Arrow: Ra’s al Ghul and the Shadow of Batman
Ra's al Ghul returns on Arrow "The Fallen" which makes us wonder even more about the Batman connections.
On my most optimistic day, I never would have thought I’d ever be writing about something that relates to a third season of a Green Arrow TV series, but here I am. Such is the unlikely success of Arrow, the CW show that threw off the shackles of an awkward first season and it’s inherent CW-ness to become a fan favorite. Not just any fan favorite, though. It’s really the first superhero show of its kind that offers a weekly dose of fan-service to the DC Comics faithful.
That first season of Arrow felt awfully familiar to Batman Begins fans, borrowing that film’s non-linear structure for its season long origin story, and importing (or at least trying to) some of Christopher Nolan’s grounded, no-nonsense tone to its small-screen superheroics. It wasn’t until season two that Arrow got decidedly less bashful about embracing its superhero roots. Perhaps not coincidentally, it was also in season two that the show felt comfortable enough in its own skin to toy with the mythology of DC’s most successful multi-media superstar, Batman.
It was in season two episode three (an episode that also, coincidentally, introduced minor Batman villain the Dollmaker) that we learned of the existence of Ra’s al Ghul in the Arrow universe. While we wouldn’t end up actually seeing him until the beginning of season three (played by Matt Nable in the fiftieth overall episode of the show), Ra’s and his army of the League of Assassins (that’s the League of Shadows to you Batman Begins fans) are now a major component of Arrow stories going forward. And it’s clear that there’s a reckoning coming before season three concludes.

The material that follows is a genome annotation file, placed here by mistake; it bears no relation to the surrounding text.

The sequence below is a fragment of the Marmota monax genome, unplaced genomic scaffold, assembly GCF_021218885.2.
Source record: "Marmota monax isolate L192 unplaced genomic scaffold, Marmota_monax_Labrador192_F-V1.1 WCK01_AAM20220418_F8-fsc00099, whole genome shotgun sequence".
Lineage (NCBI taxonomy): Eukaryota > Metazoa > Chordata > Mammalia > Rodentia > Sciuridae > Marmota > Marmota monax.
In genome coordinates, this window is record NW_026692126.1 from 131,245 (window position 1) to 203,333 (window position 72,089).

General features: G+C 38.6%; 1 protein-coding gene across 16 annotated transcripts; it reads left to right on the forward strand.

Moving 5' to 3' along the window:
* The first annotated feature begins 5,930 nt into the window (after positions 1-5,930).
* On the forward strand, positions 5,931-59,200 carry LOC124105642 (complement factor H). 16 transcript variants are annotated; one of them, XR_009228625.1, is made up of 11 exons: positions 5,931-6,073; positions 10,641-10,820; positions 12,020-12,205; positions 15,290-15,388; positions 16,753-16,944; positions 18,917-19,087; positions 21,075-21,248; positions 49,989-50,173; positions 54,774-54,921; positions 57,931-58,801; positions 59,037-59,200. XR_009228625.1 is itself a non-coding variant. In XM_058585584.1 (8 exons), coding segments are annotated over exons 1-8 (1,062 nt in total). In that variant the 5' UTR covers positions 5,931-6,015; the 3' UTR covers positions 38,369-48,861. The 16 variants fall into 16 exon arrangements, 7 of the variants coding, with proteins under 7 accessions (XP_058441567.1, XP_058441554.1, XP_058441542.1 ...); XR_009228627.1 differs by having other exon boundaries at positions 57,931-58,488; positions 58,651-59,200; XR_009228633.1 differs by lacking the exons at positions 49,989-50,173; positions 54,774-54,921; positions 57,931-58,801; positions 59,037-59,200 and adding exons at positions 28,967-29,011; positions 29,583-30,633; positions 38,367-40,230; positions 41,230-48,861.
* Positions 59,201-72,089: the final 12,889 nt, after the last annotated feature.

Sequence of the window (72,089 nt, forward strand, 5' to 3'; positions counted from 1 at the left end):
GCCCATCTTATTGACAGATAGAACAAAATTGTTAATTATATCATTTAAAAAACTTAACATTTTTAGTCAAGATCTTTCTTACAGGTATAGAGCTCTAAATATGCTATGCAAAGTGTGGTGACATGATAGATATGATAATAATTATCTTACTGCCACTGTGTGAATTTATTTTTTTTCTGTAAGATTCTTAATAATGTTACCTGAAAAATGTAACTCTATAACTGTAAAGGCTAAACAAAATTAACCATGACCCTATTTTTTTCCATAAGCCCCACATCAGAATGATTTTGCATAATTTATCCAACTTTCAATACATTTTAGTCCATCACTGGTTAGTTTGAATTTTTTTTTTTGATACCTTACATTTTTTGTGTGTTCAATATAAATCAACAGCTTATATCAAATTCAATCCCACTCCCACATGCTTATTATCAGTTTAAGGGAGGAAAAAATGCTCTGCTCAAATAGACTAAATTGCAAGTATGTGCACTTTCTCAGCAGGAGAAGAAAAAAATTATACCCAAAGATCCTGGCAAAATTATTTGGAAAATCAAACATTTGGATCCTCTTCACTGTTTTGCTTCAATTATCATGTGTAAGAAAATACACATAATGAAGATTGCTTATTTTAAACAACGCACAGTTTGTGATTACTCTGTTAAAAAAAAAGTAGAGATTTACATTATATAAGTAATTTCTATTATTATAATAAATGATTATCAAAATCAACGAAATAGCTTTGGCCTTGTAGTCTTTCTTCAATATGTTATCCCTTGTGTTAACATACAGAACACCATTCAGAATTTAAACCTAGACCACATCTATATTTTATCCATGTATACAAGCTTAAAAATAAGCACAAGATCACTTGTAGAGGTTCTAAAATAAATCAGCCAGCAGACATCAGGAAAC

This is great news for Bat-fans, of course. Ra’s al Ghul is one of Batman’s most notable villains, the true Moriarty to Batman’s Holmes. There have been other subtle and not-so-subtle Bat-references such as the aforementioned Dollmaker episode, the brief, unnamed appearance of Harley Quinn (voiced by Batman: The Animated Series’ Tara Strong!), and Arrow costume designer Maya Mani talking about how she’d love to do a version of Batman for this show.
So while Batman is still nowhere to be seen, the villain (or his army) that drove two of the last three Batman movies is on prominent display for the duration of Arrow season three. It can be argued that Ra’s al Ghul is much more than a mere Batman villain, with a criminal empire that stretches around the globe and thus he has far bigger concerns than Gotham City, but no matter how you spin it, Ra’s is a Batman villain, and a Batman villain is the major villain of a Green Arrow TV show. This isn’t a problem, mind you, except for the fact that even mentioning the name of Gotham City is apparently forbidden on Arrow.